You See Roads, I See Breadlines

So I wake up, open my IPad and find a new message on Facebook. It turns out to be the star wide receiver from my alma mater’s football team. Confused, I open the message. It reads as follows:

“So I’m starting to consider myself Libertarian but when people ask about what would fund paved roads and street lights what is the response?”

My first reaction is a smile because whenever people tell me they are considering what voluntarism would look like in practice, I blush. My next reaction is to begin to type an opus explaining the basis of human action, the underpinnings of the market economy, and the reprehensibility of the monopolization of force. But then I thought to myself, “as someone just starting out, would I have wanted to be berated with information, or would I rather have had a seed planted so that I could start the spiral of liberty for myself?” So I decided to go the Johnny Appleseed route.

My answer was as follows:

“haha thats awesome bud. So there’s a few ways to respond. The first is..what’s more important for life? food or roads? food or street lights? the answer is obviously food, no? if we trust the free market to provide us with food, why would we not apply this principle to things less pressing?”

Now, as someone who has read most of Walter Block’s “Privatization of Roads and Highways” and someone who has argued countless times on the internet, at conferences, and in college and law school classrooms for privatizing all of the infrastructure associated with government, I can speak the private road language pretty fluently. To go a little deeper and to provide you, the reader, with some tools to combat your social contract loving, limited government friends when they sing the never ending chorus to the “MUH ROADS” song, here’s a few points for you put forth.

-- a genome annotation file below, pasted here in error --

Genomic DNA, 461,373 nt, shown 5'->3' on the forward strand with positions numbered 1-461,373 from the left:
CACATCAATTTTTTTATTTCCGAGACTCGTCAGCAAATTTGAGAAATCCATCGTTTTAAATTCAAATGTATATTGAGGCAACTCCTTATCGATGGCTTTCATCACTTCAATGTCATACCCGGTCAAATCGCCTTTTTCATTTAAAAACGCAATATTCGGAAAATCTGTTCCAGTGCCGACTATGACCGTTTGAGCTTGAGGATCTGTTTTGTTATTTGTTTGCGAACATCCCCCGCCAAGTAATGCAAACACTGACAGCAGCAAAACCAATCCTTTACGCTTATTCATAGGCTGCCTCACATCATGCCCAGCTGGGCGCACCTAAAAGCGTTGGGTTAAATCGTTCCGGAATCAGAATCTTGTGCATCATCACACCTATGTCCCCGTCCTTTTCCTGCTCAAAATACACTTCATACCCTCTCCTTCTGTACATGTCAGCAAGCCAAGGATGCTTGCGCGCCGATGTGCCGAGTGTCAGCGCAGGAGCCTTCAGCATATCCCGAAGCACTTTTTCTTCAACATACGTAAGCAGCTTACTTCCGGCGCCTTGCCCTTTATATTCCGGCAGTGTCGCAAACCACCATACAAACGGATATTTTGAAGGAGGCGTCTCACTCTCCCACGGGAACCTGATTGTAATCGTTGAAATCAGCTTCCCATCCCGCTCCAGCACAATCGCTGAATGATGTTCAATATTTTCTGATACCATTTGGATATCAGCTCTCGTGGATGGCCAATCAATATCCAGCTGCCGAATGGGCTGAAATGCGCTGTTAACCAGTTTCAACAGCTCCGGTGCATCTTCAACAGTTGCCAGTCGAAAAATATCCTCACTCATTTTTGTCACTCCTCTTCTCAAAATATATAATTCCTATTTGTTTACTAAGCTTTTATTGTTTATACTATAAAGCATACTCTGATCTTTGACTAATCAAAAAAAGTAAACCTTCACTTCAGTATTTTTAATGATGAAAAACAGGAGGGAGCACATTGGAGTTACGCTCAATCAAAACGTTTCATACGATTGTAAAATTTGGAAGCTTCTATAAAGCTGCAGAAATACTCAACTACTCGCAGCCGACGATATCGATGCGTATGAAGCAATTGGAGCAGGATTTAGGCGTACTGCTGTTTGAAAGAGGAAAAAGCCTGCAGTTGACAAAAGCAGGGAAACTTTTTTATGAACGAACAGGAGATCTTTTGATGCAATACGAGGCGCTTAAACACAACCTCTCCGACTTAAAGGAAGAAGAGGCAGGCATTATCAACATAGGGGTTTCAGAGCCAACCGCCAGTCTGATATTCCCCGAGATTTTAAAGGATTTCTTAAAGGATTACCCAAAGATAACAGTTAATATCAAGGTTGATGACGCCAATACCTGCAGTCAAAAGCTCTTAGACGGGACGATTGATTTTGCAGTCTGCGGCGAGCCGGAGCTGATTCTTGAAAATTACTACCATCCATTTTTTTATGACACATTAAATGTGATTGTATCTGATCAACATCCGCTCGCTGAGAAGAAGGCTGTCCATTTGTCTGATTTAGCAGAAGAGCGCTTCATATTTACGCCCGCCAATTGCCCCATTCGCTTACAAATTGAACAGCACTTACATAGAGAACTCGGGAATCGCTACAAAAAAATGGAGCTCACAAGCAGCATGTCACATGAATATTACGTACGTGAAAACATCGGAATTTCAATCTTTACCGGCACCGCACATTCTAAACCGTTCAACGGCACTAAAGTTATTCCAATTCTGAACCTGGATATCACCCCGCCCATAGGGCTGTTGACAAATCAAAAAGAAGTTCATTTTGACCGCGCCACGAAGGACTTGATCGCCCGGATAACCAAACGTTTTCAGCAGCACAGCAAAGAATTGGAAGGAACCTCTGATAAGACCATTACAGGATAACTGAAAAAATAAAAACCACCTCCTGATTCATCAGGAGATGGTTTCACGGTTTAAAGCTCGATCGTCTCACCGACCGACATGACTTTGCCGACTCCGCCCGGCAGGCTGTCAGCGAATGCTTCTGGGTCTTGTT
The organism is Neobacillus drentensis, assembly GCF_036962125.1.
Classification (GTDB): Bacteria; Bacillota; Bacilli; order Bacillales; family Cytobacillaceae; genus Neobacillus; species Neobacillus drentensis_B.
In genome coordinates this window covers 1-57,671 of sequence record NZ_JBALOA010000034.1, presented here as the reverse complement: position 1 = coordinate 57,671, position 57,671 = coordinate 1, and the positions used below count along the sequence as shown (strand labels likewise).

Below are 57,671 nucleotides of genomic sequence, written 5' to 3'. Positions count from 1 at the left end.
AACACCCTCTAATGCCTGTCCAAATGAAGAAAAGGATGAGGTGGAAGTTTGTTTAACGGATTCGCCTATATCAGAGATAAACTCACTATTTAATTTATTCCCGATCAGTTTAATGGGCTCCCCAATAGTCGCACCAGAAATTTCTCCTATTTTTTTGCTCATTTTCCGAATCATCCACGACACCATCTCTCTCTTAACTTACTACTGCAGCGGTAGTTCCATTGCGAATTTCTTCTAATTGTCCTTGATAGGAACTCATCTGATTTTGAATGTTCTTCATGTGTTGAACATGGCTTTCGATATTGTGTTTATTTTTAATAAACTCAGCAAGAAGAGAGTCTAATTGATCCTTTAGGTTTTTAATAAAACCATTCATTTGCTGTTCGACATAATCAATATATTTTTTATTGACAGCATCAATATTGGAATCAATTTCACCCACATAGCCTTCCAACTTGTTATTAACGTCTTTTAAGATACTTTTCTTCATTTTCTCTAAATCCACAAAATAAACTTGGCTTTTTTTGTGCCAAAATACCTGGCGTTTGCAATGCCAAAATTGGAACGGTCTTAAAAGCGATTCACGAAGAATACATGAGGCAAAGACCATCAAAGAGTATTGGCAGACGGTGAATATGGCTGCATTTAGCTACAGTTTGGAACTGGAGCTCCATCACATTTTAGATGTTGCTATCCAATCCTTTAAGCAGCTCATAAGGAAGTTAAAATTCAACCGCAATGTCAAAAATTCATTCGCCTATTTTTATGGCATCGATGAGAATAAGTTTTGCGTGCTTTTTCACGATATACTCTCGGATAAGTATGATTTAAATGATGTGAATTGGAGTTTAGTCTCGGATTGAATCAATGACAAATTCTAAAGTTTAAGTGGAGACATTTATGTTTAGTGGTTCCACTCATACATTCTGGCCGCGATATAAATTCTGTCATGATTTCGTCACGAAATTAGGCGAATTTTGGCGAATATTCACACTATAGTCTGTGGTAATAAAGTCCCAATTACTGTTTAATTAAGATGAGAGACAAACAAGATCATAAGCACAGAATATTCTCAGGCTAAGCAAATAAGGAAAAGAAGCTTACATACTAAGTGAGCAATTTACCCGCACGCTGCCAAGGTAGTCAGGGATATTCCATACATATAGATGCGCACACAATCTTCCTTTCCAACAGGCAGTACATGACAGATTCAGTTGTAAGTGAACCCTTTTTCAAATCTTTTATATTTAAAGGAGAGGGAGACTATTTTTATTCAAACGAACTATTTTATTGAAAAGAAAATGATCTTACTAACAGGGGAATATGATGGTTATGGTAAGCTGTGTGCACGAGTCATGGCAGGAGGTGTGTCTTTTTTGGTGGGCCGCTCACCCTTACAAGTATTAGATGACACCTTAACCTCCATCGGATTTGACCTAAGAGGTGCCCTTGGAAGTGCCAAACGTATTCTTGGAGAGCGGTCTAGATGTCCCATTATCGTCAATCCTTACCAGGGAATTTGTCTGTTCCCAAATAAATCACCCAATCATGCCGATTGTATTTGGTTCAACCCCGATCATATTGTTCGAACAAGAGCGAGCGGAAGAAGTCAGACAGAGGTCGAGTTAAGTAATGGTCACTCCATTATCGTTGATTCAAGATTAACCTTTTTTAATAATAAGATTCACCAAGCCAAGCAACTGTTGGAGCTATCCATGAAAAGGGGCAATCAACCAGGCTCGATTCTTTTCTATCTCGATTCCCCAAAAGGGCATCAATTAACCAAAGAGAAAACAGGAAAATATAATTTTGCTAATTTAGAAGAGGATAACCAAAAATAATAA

– Roads are technically already provided by private companies.
Technically speaking, roads are built like this.
a) Government collects tax dollars on average 3 times more as would be necessary to build a road
b) Government decides where they are going to place the road usually using the power of eminent domain and uprooting people from their homes and/or businesses.
c) Government proffers bids from contractors
d) The contractors proffer bids to sub-contractors
e) The contractor accepts the bids of a few subcontractors
f) The contractor alerts the government they are ready to begin work
g) The government gives the green light.
h) The contractor, not being held to any sort of standard or incentive besides finishing the job, begins work and continues work slowly.
i) The government pays the contractor with usually 1/3 of the tax money allocated for the road and keeps 2/3 that go into the government’s pocket.

Now ask yourself this. Why couldn’t you just cut the government out of this scenario? Not only is it ineffective and inefficient, but it’s downright uneconomical. Would you pay someone to go get groceries for you, pay them 3 times more than the groceries cost, and then when they come back a week later and you’re really hungry you realize that the groceries are all Great Value Brand instead of higher quality brand name? The answer should be a resounding NO! You most likely would go get your own groceries, pay for them yourself, and get the groceries YOU want. The same principle can be applied to roads. Like the late Murray Rothbard would say, “You see traffic jams, I see breadlines.”

– Roads are stuck in the stone age technologically.

Close your eyes and imagine this. You pull out of your driveway onto the Dunkin Donuts avenue express, as you pass your thousandth mile driven that year, your phone gets an alert that you have qualified for a free medium coffee for using the road. You’re driving on a road made of polymer plastic that has no bumps, no potholes, and allows you to travel smoothly without ever having to worry about spilling your coffee, popping your tire, or mis-aligning your suspension. You pull onto the Samsung Highway and place your car in the conveyor belt lane for those who want to tune out and enjoy a meal or read a book while on the way to work. The speed limit is provided by digital screens every few miles that increase/decrease depending on how much traffic and what time of day it is. You get off the highway at the Wells Fargo roadway and the road in front of you flashes with holograms of the new Big Mac Burger that is $2.99 for a limited time at the new McDonalds down the street. You look to your left and there is a big screen projection of the highlights from last night’s NBA game being played on one of the ESPN traffic directors.